A bill that would establish a pilot program for civilian cybersecurity reserve personnel to supplement existing cyber workforces at the Departments of Defense and Homeland Security similar to the nation’s military reserve forces was approved unanimously by a Senate panel on Wednesday, sending the legislation to the Senate for consideration.
The Civilian Cyber Security Reserve Act (S. 1324) would also create a surge capacity for the departments to meet national security needs.
“As our nation faces unprecedented cyber attacks and federal agencies experience a consistent shortage of cyber talent, my bipartisan legislation will equip CISA with supplemental personnel needed to respond to significant cyber incidents and keep our nation safe at times of greatest need,” Sen. Jacky Rosen (D-Nev.), said on Wednesday during a business meeting of the Senate Homeland Security and Governmental Affairs Committee, which approved 15 bipartisan bills. “Maintaining a surge capacity will help ensure that the U.S. cyber workforce is well positioned to respond to significant cyber-attacks.”
CISA refers to the Cybersecurity and Infrastructure Security Agency, an operational component within DHS responsible for helping federal civilian agencies defend themselves from, and respond to, cyber-attacks and working with the private sector on a voluntary base to help secure their networks.
Rosen’s bill, which was co-sponsored by Sen. Marsha Blackburn (R-Tenn.), would require DoD and DHS to provide guidance and implement cyber reserve pilot programs within 180 days of enactment. Within five years of pilots being authorized, DoD, DHS and the Government Accountability Office are directed to evaluate the project and recommend to Congress whether it should be modified, continued, or made permanent.
The committee also forwarded to the Senate the Supply Chain Security Training Act (S. 2201), authored by Chairman Gary Peters (D-Mich.) and Ron Johnson (R-Wisc.), which would require the General Services Administration to work with DoD, DHS and the Office of Management and Budget to create a standardized supply chain security training program for federal employees responsible for purchasing services and equipment to identify whether those products could compromise the government’s information security.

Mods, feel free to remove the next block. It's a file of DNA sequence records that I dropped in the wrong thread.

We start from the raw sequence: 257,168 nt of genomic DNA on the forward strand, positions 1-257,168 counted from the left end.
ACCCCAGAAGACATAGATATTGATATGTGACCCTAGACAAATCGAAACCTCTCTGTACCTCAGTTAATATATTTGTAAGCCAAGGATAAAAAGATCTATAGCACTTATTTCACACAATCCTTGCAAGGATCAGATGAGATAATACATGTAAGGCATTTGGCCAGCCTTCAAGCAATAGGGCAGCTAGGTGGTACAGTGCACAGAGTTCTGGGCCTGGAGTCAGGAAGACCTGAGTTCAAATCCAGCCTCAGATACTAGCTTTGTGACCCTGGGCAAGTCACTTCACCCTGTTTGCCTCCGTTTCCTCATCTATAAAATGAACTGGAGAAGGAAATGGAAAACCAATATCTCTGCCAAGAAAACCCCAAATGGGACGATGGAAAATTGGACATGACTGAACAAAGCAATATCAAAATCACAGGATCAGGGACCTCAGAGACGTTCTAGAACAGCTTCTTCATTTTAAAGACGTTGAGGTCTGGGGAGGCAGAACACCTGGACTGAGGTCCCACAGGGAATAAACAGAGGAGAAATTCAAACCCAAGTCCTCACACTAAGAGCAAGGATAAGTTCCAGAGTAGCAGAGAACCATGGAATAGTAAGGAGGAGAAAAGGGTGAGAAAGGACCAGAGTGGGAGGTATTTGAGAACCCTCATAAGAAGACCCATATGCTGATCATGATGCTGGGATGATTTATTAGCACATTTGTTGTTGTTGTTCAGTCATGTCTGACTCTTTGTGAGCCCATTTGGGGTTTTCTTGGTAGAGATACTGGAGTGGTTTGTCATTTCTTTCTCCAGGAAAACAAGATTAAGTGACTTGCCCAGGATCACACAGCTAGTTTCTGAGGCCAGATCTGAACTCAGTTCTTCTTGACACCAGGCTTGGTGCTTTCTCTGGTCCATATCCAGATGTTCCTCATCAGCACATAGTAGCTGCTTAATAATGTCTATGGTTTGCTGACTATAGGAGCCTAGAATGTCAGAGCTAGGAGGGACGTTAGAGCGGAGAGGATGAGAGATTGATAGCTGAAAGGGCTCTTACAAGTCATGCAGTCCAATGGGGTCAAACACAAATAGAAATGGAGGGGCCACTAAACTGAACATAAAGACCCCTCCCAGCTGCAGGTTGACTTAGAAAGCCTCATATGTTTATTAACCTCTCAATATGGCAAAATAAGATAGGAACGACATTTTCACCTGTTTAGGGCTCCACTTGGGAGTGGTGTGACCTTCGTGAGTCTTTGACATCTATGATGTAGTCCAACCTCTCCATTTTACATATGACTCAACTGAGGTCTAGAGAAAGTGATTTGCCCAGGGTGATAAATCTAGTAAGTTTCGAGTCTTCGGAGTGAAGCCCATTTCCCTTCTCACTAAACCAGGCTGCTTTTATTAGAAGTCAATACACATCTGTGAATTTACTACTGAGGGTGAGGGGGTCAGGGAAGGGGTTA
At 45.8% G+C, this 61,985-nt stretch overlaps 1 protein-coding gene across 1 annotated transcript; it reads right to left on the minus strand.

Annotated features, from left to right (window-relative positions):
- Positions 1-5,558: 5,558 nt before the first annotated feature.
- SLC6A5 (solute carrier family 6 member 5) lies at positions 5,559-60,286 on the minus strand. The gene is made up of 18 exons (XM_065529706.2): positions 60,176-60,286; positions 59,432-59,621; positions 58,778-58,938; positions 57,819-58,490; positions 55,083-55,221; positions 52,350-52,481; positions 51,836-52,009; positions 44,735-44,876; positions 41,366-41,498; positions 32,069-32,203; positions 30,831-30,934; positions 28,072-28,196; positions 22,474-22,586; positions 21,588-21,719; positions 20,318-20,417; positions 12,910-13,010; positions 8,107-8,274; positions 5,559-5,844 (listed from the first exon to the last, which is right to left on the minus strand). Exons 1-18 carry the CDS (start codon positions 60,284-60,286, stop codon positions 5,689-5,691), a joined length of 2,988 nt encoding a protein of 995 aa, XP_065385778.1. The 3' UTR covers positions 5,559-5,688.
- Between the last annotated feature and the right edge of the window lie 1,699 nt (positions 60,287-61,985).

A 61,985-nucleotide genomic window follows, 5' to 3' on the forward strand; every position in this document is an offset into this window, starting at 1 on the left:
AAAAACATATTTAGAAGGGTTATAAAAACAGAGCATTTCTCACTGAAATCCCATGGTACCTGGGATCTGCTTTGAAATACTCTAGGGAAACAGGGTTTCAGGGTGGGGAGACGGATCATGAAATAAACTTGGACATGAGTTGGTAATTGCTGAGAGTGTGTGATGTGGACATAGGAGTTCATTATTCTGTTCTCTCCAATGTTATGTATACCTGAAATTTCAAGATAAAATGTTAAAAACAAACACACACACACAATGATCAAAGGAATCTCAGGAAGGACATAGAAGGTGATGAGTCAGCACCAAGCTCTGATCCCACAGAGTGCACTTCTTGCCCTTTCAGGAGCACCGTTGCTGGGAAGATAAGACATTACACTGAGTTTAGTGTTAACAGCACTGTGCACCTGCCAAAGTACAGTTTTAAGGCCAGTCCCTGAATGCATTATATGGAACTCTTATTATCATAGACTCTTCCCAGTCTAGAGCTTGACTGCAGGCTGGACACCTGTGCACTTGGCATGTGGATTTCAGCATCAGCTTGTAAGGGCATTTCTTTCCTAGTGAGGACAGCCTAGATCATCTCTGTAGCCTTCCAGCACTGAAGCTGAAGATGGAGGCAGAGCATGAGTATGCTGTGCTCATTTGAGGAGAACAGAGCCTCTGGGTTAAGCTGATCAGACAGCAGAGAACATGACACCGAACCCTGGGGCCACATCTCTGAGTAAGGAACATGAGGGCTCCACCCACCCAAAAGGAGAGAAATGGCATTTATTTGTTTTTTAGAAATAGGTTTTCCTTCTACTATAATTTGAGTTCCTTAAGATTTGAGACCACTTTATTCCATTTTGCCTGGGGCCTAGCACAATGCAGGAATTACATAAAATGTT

Under the K-12 Cybersecurity Act (S. 1917), authored b Peters and Sen. Rick Scott (R-Fla.), CISA would be required to work with local schools, federal agencies and private sector entities to study cybersecurity risks to kindergarten through 12th grade educational institutions, including risks to sensitive student and employee records and challenges to remote learning.
The committee also approved several bills that already passed the House, including the Homeland Security Acquisition Professional Career Program Act (H.R. 367), which establishes within DHS an acquisition professional career program to develop a cadre of acquisition professionals, the Department of Homeland Security Mentor-Protégé Program Act (H.R. 408), which reauthorizes the mentor-protégé program, and the Trusted Traveler Reconsideration and Restoration Act (H.R. 473), which directs GAO to review DHS trusted traveler programs for improvements to redress procedures.
All the bills were approved by voice vote en bloc.